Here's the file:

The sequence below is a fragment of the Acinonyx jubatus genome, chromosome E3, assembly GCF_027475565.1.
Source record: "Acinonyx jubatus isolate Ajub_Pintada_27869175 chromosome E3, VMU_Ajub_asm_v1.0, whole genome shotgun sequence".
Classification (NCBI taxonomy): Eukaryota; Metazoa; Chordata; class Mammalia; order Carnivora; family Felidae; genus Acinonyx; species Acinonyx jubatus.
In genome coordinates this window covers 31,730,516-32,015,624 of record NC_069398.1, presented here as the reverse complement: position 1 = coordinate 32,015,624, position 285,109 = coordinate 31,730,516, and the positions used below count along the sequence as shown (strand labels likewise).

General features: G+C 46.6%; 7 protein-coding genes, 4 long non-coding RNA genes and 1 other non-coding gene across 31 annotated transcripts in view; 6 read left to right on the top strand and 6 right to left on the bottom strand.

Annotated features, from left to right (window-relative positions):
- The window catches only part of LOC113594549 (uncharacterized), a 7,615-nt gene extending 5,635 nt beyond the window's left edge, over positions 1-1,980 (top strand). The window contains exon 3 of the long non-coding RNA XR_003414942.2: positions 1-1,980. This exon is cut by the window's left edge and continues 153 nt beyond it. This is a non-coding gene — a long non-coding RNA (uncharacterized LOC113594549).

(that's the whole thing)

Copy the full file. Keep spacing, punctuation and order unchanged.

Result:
The sequence below is a fragment of the Acinonyx jubatus genome, chromosome E3, assembly GCF_027475565.1.
Source record: "Acinonyx jubatus isolate Ajub_Pintada_27869175 chromosome E3, VMU_Ajub_asm_v1.0, whole genome shotgun sequence".
Classification (NCBI taxonomy): Eukaryota; Metazoa; Chordata; class Mammalia; order Carnivora; family Felidae; genus Acinonyx; species Acinonyx jubatus.
In genome coordinates this window covers 31,730,516-32,015,624 of record NC_069398.1, presented here as the reverse complement: position 1 = coordinate 32,015,624, position 285,109 = coordinate 31,730,516, and the positions used below count along the sequence as shown (strand labels likewise).

General features: G+C 46.6%; 7 protein-coding genes, 4 long non-coding RNA genes and 1 other non-coding gene across 31 annotated transcripts in view; 6 read left to right on the top strand and 6 right to left on the bottom strand.

Annotated features, from left to right (window-relative positions):
- The window catches only part of LOC113594549 (uncharacterized), a 7,615-nt gene extending 5,635 nt beyond the window's left edge, over positions 1-1,980 (top strand). The window contains exon 3 of the long non-coding RNA XR_003414942.2: positions 1-1,980. This exon is cut by the window's left edge and continues 153 nt beyond it. This is a non-coding gene — a long non-coding RNA (uncharacterized LOC113594549).